In any event, the hatching seemed successfully, as by April 5th, thousands of toad tadpoles were massing along the edges of the pond. The toad tadpoles start out about 6 mm long and are dark black, so black you can't make out their features.

Compare this to the Pacific treefrog tadpoles that hatch in 6 days, quickly grow to 1 cm, develop enormous tummies and are camouflaged with dark olive backs marked by black dots and a coppery underside.

<--- treefrog tadpole on left, toad tadpole on right ---

I am not sure why the toad tadpoles are so dark and obvious and the treefrog tadpoles have cryptic coloring. I carefully watched adult newts nosing about the pond vegetation in a hunting pattern and they did not snap at the black commas as they wiggled by. Adult toads have toxic, foul-tasting substances (Pickwell) in their "warts" (why dogs usually spit out toads), but I don't know if the tadpoles are so equipped. Pickwell notes that predacious water insects capture and suck the fluids from frog and toad tadpoles.

Meanwhile, the newt eggs have been developing into twitching knife-like larvae and carving out of their individual eggs and then the outer casing. A number of newt egg clusters were washed up on shore on the windy day I last visited the Newt Pond. As I tossed them back into the pond, I noticed several newtlets pop out of the floating cluster and swim away. I cheerfully shouted, "I birthed them!" and the coyote hunting rodents in the nearby meadow looked my way.

<--- newt larvae about to bust out ---

Toad and frog tadpoles are herbivores and spend their days scraping up algae and decaying matter from rocks and the pond bottom with sucking mouths and tiny teeth. Newts are carnivorous all their life, so their larvae are devouring small pond critters. I rarely see newtlets in the ponds; as carnivores, maybe they lurk in the shadows.

The toad tadpoles will metamorphize in about 8 weeks from egg laying or mid-May. Will the water in the Newt Pond last that long? It rained today, so maybe. They hop out of the pond as tiny toads 6 mm from snout to tail end, and sometimes they still have a bit of tadpole tail they carry around for awhile. The treefrog tadpoles take about 12 weeks to metamophize, so that would be mid-June. Hmm, not sure if the Newt Pond is going to last that long, but treefrog eggs in the deeper Plum and Mallard Ponds will certainly have enough water to get to hopping stage.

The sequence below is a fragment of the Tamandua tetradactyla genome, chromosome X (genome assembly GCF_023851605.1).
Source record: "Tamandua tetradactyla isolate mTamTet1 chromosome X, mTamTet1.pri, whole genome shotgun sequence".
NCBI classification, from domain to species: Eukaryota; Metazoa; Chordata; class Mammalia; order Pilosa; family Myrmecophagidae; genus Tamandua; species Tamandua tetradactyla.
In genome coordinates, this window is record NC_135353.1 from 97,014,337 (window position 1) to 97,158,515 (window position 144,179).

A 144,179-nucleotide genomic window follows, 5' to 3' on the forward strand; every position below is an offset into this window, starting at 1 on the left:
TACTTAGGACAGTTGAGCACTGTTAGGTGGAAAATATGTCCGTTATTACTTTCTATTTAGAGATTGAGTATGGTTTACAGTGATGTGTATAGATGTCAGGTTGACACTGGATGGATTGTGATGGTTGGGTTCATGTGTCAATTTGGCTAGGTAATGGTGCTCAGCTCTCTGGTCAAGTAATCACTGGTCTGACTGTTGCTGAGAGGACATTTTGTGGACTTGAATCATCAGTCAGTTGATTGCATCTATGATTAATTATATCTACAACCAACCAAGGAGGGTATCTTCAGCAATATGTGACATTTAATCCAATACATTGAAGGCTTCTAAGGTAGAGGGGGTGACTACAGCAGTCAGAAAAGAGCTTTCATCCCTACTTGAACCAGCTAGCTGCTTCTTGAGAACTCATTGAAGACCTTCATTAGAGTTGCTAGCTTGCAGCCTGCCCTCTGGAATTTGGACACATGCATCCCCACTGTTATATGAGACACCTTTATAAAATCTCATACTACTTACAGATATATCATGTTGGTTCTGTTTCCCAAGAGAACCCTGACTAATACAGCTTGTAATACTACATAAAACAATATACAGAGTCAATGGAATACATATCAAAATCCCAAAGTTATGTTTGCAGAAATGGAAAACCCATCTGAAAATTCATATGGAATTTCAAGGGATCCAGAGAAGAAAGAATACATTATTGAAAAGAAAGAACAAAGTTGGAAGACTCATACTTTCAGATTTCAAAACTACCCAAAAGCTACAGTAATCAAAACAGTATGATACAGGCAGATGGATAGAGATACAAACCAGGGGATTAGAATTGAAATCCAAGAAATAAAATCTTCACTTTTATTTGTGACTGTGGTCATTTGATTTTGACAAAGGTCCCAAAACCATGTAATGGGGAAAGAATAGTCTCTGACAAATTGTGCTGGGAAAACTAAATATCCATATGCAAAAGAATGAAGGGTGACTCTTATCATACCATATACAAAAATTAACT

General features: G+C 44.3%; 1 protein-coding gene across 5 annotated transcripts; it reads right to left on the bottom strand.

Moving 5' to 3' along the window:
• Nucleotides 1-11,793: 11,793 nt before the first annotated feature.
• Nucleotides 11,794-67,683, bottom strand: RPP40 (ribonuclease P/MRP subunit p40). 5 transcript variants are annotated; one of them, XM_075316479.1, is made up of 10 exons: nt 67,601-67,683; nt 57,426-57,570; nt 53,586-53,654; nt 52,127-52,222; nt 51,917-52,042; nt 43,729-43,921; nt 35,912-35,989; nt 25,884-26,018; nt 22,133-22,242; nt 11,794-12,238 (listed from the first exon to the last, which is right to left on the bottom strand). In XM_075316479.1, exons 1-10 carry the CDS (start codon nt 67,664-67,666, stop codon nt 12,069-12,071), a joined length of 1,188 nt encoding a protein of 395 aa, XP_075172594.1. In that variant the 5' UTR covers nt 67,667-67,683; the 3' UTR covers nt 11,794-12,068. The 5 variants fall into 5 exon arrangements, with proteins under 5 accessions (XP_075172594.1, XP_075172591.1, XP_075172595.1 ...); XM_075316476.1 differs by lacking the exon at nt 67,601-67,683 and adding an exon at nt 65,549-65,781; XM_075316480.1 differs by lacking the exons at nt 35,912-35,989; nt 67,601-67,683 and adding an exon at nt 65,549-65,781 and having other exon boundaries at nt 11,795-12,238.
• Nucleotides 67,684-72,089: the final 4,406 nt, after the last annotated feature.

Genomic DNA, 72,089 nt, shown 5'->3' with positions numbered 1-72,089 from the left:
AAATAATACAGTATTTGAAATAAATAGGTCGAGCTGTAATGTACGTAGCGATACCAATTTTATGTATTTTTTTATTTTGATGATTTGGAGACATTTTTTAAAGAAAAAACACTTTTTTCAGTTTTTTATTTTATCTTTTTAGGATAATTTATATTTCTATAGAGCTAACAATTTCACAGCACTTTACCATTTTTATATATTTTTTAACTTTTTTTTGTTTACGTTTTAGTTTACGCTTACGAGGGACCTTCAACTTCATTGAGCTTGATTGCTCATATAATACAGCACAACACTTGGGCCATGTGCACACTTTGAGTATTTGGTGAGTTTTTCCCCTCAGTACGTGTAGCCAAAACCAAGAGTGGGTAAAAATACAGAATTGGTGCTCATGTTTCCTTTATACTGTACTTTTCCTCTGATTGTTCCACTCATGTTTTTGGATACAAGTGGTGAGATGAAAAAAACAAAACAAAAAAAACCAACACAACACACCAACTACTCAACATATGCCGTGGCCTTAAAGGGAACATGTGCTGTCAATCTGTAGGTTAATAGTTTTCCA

I rarely see tadpoles of the California red-legged frog. They are larger (up to 7.5 cm long), dark brown or yellowish above, shiny pink below with white spots in a line along each side (Stebbins). From above, their eyes are closer to the centerline of the head and not along the outer edges like the treefrog. Both the red-legged frog tadpoles and the newtlets can spend over a year before they metamorphize, so they need longer-lasting ponds.

Thanks to my pond companions who provided some of these great photos and co-speculate on the mysteries of shoestrings and busted jellies. We are going to have a toad party in May if the Newt Pond lasts that long.

<---can you find the hidden treefrog tadpole?---

See also:
California toad, Bufo boreas halophilus
Pacific treefrog, Pseudacris regilla
Coast range newt, Taricha torosa torosa
California red-legged frog, Rana draytonii

Gayle Pickwell, Amphibians & Reptiles of the Pacific States, Dover Publications, 1972.
Robert C. Stebbins, Western Reptiles and Amphibians, 2003.